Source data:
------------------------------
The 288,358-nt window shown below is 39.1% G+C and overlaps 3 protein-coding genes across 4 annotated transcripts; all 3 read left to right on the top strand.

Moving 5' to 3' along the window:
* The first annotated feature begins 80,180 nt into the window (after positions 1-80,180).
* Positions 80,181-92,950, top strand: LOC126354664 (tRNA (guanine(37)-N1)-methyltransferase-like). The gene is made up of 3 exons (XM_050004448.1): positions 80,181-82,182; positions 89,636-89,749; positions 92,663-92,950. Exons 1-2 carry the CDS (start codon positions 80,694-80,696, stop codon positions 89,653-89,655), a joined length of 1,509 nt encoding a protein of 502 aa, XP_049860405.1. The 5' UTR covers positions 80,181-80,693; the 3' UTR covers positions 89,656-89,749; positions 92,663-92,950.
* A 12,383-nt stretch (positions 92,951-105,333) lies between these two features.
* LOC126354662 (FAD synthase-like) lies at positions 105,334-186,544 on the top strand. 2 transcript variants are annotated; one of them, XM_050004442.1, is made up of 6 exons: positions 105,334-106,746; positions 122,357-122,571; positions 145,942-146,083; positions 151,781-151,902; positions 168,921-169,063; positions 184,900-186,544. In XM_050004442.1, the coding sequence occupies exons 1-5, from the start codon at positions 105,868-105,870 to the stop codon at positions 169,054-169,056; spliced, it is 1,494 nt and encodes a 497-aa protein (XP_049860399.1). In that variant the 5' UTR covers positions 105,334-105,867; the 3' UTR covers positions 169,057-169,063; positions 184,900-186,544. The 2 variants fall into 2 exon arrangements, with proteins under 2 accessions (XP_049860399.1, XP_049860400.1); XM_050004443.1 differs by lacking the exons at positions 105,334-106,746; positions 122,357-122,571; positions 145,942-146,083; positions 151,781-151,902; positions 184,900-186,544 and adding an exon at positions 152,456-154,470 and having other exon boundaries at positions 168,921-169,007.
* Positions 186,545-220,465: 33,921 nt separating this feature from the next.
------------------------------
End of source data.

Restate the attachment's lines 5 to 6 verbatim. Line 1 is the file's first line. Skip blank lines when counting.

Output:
* A 12,383-nt stretch (positions 92,951-105,333) lies between these two features.
* LOC126354662 (FAD synthase-like) lies at positions 105,334-186,544 on the top strand. 2 transcript variants are annotated; one of them, XM_050004442.1, is made up of 6 exons: positions 105,334-106,746; positions 122,357-122,571; positions 145,942-146,083; positions 151,781-151,902; positions 168,921-169,063; positions 184,900-186,544. In XM_050004442.1, the coding sequence occupies exons 1-5, from the start codon at positions 105,868-105,870 to the stop codon at positions 169,054-169,056; spliced, it is 1,494 nt and encodes a 497-aa protein (XP_049860399.1). In that variant the 5' UTR covers positions 105,334-105,867; the 3' UTR covers positions 169,057-169,063; positions 184,900-186,544. The 2 variants fall into 2 exon arrangements, with proteins under 2 accessions (XP_049860399.1, XP_049860400.1); XM_050004443.1 differs by lacking the exons at positions 105,334-106,746; positions 122,357-122,571; positions 145,942-146,083; positions 151,781-151,902; positions 184,900-186,544 and adding an exon at positions 152,456-154,470 and having other exon boundaries at positions 168,921-169,007.